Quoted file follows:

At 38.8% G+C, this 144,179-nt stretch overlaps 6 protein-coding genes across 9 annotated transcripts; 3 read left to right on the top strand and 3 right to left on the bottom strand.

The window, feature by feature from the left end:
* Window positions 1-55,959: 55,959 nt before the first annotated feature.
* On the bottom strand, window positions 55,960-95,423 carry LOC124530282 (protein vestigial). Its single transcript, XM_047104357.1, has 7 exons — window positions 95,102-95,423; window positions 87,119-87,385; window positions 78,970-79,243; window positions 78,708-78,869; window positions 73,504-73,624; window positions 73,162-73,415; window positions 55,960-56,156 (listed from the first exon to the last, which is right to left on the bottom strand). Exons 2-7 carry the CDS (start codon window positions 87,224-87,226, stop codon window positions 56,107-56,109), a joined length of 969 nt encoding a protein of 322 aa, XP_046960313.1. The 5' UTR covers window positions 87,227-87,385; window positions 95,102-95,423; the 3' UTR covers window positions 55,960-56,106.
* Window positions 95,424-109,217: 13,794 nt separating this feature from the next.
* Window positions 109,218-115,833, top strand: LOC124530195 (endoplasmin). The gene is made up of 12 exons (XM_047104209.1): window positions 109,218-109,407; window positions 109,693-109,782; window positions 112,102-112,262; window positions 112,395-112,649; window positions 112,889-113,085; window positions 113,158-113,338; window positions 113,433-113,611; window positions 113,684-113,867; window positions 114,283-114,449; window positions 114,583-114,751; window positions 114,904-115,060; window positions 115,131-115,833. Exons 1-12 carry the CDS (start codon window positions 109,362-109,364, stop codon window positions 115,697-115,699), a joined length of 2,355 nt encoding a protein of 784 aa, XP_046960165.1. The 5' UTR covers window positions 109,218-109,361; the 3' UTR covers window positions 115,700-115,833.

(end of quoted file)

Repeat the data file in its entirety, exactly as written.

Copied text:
At 38.8% G+C, this 144,179-nt stretch overlaps 6 protein-coding genes across 9 annotated transcripts; 3 read left to right on the top strand and 3 right to left on the bottom strand.

The window, feature by feature from the left end:
* Window positions 1-55,959: 55,959 nt before the first annotated feature.
* On the bottom strand, window positions 55,960-95,423 carry LOC124530282 (protein vestigial). Its single transcript, XM_047104357.1, has 7 exons — window positions 95,102-95,423; window positions 87,119-87,385; window positions 78,970-79,243; window positions 78,708-78,869; window positions 73,504-73,624; window positions 73,162-73,415; window positions 55,960-56,156 (listed from the first exon to the last, which is right to left on the bottom strand). Exons 2-7 carry the CDS (start codon window positions 87,224-87,226, stop codon window positions 56,107-56,109), a joined length of 969 nt encoding a protein of 322 aa, XP_046960313.1. The 5' UTR covers window positions 87,227-87,385; window positions 95,102-95,423; the 3' UTR covers window positions 55,960-56,106.
* Window positions 95,424-109,217: 13,794 nt separating this feature from the next.
* Window positions 109,218-115,833, top strand: LOC124530195 (endoplasmin). The gene is made up of 12 exons (XM_047104209.1): window positions 109,218-109,407; window positions 109,693-109,782; window positions 112,102-112,262; window positions 112,395-112,649; window positions 112,889-113,085; window positions 113,158-113,338; window positions 113,433-113,611; window positions 113,684-113,867; window positions 114,283-114,449; window positions 114,583-114,751; window positions 114,904-115,060; window positions 115,131-115,833. Exons 1-12 carry the CDS (start codon window positions 109,362-109,364, stop codon window positions 115,697-115,699), a joined length of 2,355 nt encoding a protein of 784 aa, XP_046960165.1. The 5' UTR covers window positions 109,218-109,361; the 3' UTR covers window positions 115,700-115,833.